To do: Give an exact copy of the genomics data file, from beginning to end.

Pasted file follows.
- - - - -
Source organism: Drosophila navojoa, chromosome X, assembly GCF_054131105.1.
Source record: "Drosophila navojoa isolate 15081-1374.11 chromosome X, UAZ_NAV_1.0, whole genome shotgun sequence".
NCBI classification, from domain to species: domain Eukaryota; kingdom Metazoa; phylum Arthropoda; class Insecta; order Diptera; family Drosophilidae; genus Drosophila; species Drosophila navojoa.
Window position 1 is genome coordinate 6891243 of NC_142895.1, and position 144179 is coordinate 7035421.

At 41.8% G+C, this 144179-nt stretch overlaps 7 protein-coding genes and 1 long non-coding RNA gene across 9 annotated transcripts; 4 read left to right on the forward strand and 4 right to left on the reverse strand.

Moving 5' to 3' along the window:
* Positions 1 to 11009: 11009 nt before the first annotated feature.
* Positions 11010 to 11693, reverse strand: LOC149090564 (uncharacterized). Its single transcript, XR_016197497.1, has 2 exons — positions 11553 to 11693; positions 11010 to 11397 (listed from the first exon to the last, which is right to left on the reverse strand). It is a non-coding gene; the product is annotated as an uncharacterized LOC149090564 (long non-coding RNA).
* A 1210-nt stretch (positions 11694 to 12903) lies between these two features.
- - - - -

Source organism: Drosophila navojoa, chromosome X, assembly GCF_054131105.1.
Source record: "Drosophila navojoa isolate 15081-1374.11 chromosome X, UAZ_NAV_1.0, whole genome shotgun sequence".
NCBI classification, from domain to species: domain Eukaryota; kingdom Metazoa; phylum Arthropoda; class Insecta; order Diptera; family Drosophilidae; genus Drosophila; species Drosophila navojoa.
Window position 1 is genome coordinate 6891243 of NC_142895.1, and position 144179 is coordinate 7035421.

At 41.8% G+C, this 144179-nt stretch overlaps 7 protein-coding genes and 1 long non-coding RNA gene across 9 annotated transcripts; 4 read left to right on the forward strand and 4 right to left on the reverse strand.

Moving 5' to 3' along the window:
* Positions 1 to 11009: 11009 nt before the first annotated feature.
* Positions 11010 to 11693, reverse strand: LOC149090564 (uncharacterized). Its single transcript, XR_016197497.1, has 2 exons — positions 11553 to 11693; positions 11010 to 11397 (listed from the first exon to the last, which is right to left on the reverse strand). It is a non-coding gene; the product is annotated as an uncharacterized LOC149090564 (long non-coding RNA).
* A 1210-nt stretch (positions 11694 to 12903) lies between these two features.